A PHD student killed herself after the Crown Prosecution Service (CPS) refused to take her rape case to court because there was CCTV of her holding hands with her attacker, an inquest has heard.
Josie Jolley, 25, was found dead at her home in Brighton in September last year while her mother was in hospital receiving treatment for cancer.
In December 2019, Ms Jolley, a geography student at the University of Sussex, reported that she had been raped.
The case was referred to the Metropolitan Police, who concluded it should be passed to the CPS but the decision was made not to take the case to court.
This was because CCTV footage, which showed her holding hands with the alleged attacker on the evening of the incident, would "undermine" the prosecution, Sussex Police told the inquest at Brighton’s Coroner’s Court.
Appearing at the inquest, Josie’s mother Jacqueline said the pair had discussed whether or not to appeal against the decision, but Josie felt "it would only be more delay".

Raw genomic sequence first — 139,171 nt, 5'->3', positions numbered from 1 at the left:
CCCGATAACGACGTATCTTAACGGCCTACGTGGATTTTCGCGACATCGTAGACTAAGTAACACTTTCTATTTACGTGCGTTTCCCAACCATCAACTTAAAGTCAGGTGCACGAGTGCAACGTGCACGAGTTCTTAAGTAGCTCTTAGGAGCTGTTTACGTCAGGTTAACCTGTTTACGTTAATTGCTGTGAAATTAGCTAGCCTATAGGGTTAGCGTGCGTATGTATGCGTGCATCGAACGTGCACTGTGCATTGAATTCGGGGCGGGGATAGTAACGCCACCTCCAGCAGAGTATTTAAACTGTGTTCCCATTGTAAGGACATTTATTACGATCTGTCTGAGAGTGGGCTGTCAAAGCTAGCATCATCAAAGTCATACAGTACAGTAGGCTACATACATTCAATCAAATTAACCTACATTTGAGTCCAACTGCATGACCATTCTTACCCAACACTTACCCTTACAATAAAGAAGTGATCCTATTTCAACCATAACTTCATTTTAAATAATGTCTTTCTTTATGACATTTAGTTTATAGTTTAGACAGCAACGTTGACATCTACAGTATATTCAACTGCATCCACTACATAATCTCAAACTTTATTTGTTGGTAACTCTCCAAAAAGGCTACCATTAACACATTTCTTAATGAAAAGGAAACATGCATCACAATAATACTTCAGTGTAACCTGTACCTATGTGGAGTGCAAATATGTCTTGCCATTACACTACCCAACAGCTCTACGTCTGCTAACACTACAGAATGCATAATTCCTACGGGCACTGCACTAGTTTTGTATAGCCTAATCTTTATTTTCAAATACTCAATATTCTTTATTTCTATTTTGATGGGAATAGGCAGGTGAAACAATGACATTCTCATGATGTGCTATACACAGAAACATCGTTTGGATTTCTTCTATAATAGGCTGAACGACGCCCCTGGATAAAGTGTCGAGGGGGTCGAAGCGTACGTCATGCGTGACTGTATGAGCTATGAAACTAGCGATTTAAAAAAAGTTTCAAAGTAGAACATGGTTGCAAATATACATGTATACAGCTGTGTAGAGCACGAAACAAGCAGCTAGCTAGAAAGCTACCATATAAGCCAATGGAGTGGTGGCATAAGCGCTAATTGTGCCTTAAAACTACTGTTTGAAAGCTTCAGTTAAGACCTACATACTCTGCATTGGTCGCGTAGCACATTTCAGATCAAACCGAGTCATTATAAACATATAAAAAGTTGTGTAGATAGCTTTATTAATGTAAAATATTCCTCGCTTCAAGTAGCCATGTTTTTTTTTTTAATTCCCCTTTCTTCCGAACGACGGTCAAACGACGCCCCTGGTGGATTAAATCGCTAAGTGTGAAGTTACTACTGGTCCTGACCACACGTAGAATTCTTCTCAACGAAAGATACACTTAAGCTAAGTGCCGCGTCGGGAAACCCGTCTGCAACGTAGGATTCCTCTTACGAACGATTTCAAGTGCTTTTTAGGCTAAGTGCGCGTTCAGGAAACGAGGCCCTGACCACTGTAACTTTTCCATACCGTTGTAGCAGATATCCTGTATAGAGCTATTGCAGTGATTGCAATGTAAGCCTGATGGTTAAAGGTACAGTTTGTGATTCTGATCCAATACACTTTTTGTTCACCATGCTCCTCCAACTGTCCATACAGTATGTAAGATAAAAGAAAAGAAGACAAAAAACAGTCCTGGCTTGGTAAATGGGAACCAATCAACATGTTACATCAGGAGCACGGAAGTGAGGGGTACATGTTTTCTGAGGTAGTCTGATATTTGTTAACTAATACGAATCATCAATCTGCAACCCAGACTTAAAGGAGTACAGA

Detective Inspector James Meanwell of Sussex Police told the court: "Josie was interviewed on January 14 last year. In this case she was saying it was non-consensual and the suspect was saying it was consensual.
"They had met for the first time that evening. There was CCTV footage from the location, but no footage from the actual area of the offence.
"There was CCTV footage of them holding hands, which would be undermining for a prosecution to take place."
Josie, who was in her second year of PhD research and had won the prestigious MacQuitty prize for her undergraduate work, was put on the waiting list for talking therapy at the Brighton and Hove Wellbeing Service after the attack.
Her mental health deteriorated, experiencing low moods and reduced concentration, but she declined counselling at the University of Sussex and refused antidepressant medication, the court heard.
The university contacted her GP in July 2020 over concern for her welfare as she had reported suicidal thoughts.
Josie attempted to take her own life on August 11. The counselling service again contacted her GP, who spoke to Josie, but she declined an appointment, medication or counselling.
Senior coroner Veronica Hamilton-Deeley concluded a fatal toxicity of morphine as the cause of death.
She said: "I must say that Josie is one of the most remarkable young women I have come across.
"It’s the worse for humanity that she has not lived longer but this is a decision she has made.
"She has made a lasting impression on the university and leaves behind a legacy."
A spokesman from the CPS said: "Despite what the Sussex Police officer said, the Met never referred the case to the CPS.
"They took the decision not to take it any further, not the CPS."